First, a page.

By Motolani Oseni
Nigeria Customs Service (NCS) said it generated a whopping N686 billion revenue in two months.
Customs, at the close of business activities between July and August this generated N343 billion for each of those months in revenue, as against N202 billion recorded prior to the appointment of acting Comptroller-General of NCS, Bashir Adeniyi, by President Bola Ahmed Tinubu.
With the feat, it means Customs has increased its revenue collection by 70.13 per cent growth.
Speaking yesterday while giving an update on revenue generation as part of activities marking his 100 days in office, Adeniyi explained that one of his early achievements has been a remarkable boost in monthly revenue collection.
He said: ”We’ve witnessed a substantial increase, with an average monthly collection of N202 billion in the first half of the year that concluded in June, surging to an impressive N343 billion in the past two months (July and August). This outstanding growth amounts to a remarkable 70.13 per cent increase in revenue collection.
“I’m delighted to announce that we’ve consistently exceeded the monthly target collection of N307 billion, marking a remarkable departure from previous performances.”
He explained that the ongoing revenue recovery review activities have contributed an additional N8 billion during the period, underlining his commitment to revenue generation.
Subject to unforeseen circumstances, he said, Customs’ aim is to sustain and even expand this momentum until the end of the year.
“This commitment is driven by our resolve to minimise the deviation from the target, especially in light of the substantial shortfalls recorded during the first half of the year,” he stressed.
On the fight against smuggling, the acting Comptroller-General noted that NCS had achieved impressive results over the past eight months.
“With a total of 1,763 seizures, valuing a substantial N11.9 billion in duty paid value, we have successfully intercepted various contraband items, including arms, ammunition, illicit drugs, substandard pharmaceuticals, and other prohibited goods that pose grave risks to our citizens,” he disclosed.
These seizures, Mr. Adeniyi said, accompanied by the arrest of 62 suspects, who are presently undergoing legal procedures, he noted, underscored the commitment to tackling smuggling and safeguarding communities.
According to him, a significant surge in impactful seizures, especially involving arms, ammunition, and drugs, has occurred in the past two months, reinforcing NCS’ resolve to combat these illegal activities.
“We forged stronger alliances and fostered an environment of trust and cooperation among our stakeholders, including the public and private sectors, as well as our international partners.
“We are on the verge of introducing multiple cutting-edge solutions to support our enforcement strategies starting with the signing of an MoU later today that seeks to put vehicle smugglers out of business for good, Adeniyi said.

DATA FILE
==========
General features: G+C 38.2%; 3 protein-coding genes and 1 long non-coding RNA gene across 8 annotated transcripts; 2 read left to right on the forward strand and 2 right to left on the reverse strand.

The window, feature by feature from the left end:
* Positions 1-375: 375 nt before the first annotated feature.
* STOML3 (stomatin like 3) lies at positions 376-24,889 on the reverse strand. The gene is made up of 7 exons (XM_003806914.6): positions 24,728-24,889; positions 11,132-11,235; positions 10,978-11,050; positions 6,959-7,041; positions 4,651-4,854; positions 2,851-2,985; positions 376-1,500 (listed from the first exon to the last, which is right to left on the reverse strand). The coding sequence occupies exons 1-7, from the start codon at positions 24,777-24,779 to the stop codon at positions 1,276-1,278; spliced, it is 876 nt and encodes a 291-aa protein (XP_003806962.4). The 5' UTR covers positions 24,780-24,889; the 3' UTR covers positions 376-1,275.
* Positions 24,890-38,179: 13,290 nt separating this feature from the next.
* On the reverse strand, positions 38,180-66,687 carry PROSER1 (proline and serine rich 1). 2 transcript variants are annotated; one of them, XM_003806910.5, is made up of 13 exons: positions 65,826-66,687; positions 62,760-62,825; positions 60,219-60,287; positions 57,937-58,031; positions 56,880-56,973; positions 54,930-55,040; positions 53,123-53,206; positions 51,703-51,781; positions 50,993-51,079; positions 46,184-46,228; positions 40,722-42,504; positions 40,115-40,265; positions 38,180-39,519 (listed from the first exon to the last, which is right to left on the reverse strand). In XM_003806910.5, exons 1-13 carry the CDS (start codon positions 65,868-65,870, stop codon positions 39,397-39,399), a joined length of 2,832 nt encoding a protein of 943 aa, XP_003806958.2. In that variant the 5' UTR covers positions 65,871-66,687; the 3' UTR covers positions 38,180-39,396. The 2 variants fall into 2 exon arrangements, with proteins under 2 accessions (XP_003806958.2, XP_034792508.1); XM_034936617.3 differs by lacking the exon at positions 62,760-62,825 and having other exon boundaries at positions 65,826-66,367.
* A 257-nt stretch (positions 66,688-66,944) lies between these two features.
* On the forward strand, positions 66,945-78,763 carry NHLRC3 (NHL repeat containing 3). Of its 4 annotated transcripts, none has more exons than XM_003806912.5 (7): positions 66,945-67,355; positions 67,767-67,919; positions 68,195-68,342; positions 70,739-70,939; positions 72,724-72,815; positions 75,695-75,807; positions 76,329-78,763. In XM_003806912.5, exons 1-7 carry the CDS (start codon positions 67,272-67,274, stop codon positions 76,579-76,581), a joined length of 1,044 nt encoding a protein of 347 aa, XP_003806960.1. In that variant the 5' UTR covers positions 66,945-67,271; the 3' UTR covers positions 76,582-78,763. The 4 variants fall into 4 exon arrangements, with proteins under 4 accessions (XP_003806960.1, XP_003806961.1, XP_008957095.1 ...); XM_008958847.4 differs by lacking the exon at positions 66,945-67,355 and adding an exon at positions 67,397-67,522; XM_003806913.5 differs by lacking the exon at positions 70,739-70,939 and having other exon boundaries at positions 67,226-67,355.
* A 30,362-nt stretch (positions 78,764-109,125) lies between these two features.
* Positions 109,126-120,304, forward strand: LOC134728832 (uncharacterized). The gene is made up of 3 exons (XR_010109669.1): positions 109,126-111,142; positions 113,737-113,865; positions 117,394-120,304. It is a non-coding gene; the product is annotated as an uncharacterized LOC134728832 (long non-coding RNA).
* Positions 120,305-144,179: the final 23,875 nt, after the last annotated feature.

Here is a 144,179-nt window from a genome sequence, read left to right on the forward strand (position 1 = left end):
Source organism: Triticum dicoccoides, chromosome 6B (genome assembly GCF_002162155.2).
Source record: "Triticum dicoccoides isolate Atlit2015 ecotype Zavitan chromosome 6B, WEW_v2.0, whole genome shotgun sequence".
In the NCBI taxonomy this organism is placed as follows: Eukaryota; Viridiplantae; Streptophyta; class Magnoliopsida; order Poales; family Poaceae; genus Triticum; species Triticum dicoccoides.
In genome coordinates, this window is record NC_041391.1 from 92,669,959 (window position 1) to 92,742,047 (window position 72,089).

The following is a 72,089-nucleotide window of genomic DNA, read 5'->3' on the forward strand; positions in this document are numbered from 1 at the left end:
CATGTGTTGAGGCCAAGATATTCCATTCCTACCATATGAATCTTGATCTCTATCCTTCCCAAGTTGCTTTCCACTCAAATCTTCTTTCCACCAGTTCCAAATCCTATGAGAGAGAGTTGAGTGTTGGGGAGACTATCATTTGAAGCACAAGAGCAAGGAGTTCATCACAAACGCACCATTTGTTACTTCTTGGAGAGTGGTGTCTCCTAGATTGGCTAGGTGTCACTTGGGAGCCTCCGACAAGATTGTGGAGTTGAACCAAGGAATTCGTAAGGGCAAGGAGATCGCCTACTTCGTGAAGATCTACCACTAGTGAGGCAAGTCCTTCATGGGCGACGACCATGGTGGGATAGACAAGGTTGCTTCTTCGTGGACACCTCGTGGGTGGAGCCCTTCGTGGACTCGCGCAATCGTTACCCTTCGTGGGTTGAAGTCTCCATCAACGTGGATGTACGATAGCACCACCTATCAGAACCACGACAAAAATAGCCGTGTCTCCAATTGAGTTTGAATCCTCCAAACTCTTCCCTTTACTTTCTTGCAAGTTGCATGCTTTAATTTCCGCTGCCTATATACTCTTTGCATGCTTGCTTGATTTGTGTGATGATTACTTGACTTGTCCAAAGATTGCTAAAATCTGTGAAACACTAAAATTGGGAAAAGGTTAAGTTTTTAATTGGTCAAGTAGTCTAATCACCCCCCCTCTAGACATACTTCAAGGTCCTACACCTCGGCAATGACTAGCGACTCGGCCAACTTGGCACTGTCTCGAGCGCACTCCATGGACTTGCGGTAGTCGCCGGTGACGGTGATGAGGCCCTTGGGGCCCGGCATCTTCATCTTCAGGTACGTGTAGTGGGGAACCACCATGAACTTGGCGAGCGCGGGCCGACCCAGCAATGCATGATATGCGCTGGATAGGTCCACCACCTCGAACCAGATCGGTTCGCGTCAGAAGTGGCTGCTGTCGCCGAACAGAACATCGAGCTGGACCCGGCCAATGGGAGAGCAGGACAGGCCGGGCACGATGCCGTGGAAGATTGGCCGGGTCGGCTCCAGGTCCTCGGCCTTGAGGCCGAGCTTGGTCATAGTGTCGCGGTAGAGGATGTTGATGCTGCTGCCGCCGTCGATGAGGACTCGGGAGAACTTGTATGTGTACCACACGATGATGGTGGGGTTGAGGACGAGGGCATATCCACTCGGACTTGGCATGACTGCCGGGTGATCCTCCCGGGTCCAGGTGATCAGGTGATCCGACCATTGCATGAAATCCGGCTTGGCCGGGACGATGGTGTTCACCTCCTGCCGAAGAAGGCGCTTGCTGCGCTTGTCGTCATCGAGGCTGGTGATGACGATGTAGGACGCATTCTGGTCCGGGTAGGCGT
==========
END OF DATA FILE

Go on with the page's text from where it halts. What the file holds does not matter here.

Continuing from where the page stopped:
He also said Customs prioritizes stakeholder engagement.
Monitoring NCS’ progress, he said the Service has identified key performance indicators (KPIs) supported by concrete data.
“We will closely monitor and report on our monthly revenue collection to track our performance. It is essential to acknowledge that despite our early successes, we have encountered certain challenges during the initial phase of implementing our policy thrust,” he added.
The challenges include resistance to change, bureaucratic bottlenecks, dissonance in fiscal and monetary policies, the need to reorient the mindset of some officers and stakeholders, and the persistent issue of smuggling.
Additionally, he said the dynamic nature of international trade and emerging threats necessitated constant adaptation and innovation.
Moreover, he said, any reluctance among officers and stakeholders to embrace a vision for the Service could undermine the synergy required for effective collaboration and innovation.
“Smugglers continually adapt their tactics, making it crucial for us to stay ahead of them through innovative strategies and increased cooperation with relevant agencies. However, I want to assure you that these challenges are not insurmountable.
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“We are committed to addressing them proactively and leveraging them as opportunities for growth and improvement. Our journey towards consolidation, collaboration, and innovative solutions demands resilience and adaptability, and we are fully prepared to meet these challenges head-on,” Mr. Adeniyi said.
Looking forward, he said, the Comptroller-General envisions an NCS that is not only the most efficient and service-driven government organ but also a pivotal driver of national economic growth and border security.